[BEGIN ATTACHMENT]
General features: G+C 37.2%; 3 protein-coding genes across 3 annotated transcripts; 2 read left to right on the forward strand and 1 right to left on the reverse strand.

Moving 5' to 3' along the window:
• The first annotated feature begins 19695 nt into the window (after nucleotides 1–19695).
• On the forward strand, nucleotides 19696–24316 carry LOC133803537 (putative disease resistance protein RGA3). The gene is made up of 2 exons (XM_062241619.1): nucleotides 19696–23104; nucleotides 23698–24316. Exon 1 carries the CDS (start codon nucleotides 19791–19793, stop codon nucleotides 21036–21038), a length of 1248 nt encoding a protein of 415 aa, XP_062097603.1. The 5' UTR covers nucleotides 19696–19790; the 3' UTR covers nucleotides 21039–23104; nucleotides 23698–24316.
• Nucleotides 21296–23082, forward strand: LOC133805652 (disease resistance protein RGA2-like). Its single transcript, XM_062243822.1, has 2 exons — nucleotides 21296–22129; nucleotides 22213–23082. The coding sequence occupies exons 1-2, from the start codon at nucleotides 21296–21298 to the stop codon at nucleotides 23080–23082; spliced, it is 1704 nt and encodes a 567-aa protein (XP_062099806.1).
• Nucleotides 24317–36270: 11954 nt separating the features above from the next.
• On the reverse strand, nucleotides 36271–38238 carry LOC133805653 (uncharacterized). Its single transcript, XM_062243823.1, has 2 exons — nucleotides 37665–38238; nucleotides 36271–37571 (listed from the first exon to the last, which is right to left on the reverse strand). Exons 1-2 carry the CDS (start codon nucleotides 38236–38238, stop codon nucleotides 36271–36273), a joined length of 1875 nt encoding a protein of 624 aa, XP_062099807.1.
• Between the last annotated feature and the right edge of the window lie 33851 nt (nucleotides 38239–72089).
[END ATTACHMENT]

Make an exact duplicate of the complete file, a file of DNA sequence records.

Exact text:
General features: G+C 37.2%; 3 protein-coding genes across 3 annotated transcripts; 2 read left to right on the forward strand and 1 right to left on the reverse strand.

Moving 5' to 3' along the window:
• The first annotated feature begins 19695 nt into the window (after nucleotides 1–19695).
• On the forward strand, nucleotides 19696–24316 carry LOC133803537 (putative disease resistance protein RGA3). The gene is made up of 2 exons (XM_062241619.1): nucleotides 19696–23104; nucleotides 23698–24316. Exon 1 carries the CDS (start codon nucleotides 19791–19793, stop codon nucleotides 21036–21038), a length of 1248 nt encoding a protein of 415 aa, XP_062097603.1. The 5' UTR covers nucleotides 19696–19790; the 3' UTR covers nucleotides 21039–23104; nucleotides 23698–24316.
• Nucleotides 21296–23082, forward strand: LOC133805652 (disease resistance protein RGA2-like). Its single transcript, XM_062243822.1, has 2 exons — nucleotides 21296–22129; nucleotides 22213–23082. The coding sequence occupies exons 1-2, from the start codon at nucleotides 21296–21298 to the stop codon at nucleotides 23080–23082; spliced, it is 1704 nt and encodes a 567-aa protein (XP_062099806.1).
• Nucleotides 24317–36270: 11954 nt separating the features above from the next.
• On the reverse strand, nucleotides 36271–38238 carry LOC133805653 (uncharacterized). Its single transcript, XM_062243823.1, has 2 exons — nucleotides 37665–38238; nucleotides 36271–37571 (listed from the first exon to the last, which is right to left on the reverse strand). Exons 1-2 carry the CDS (start codon nucleotides 38236–38238, stop codon nucleotides 36271–36273), a joined length of 1875 nt encoding a protein of 624 aa, XP_062099807.1.
• Between the last annotated feature and the right edge of the window lie 33851 nt (nucleotides 38239–72089).